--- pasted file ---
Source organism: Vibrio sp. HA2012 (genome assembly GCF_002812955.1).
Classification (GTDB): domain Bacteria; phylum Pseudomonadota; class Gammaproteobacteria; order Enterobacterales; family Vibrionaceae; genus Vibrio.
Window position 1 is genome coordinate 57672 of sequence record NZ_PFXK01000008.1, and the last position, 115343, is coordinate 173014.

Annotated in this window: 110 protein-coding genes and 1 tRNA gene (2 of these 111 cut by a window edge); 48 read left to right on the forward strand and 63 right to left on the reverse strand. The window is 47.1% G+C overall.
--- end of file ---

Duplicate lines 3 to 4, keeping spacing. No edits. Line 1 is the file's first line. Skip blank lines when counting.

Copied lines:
Window position 1 is genome coordinate 57672 of sequence record NZ_PFXK01000008.1, and the last position, 115343, is coordinate 173014.

Annotated in this window: 110 protein-coding genes and 1 tRNA gene (2 of these 111 cut by a window edge); 48 read left to right on the forward strand and 63 right to left on the reverse strand. The window is 47.1% G+C overall.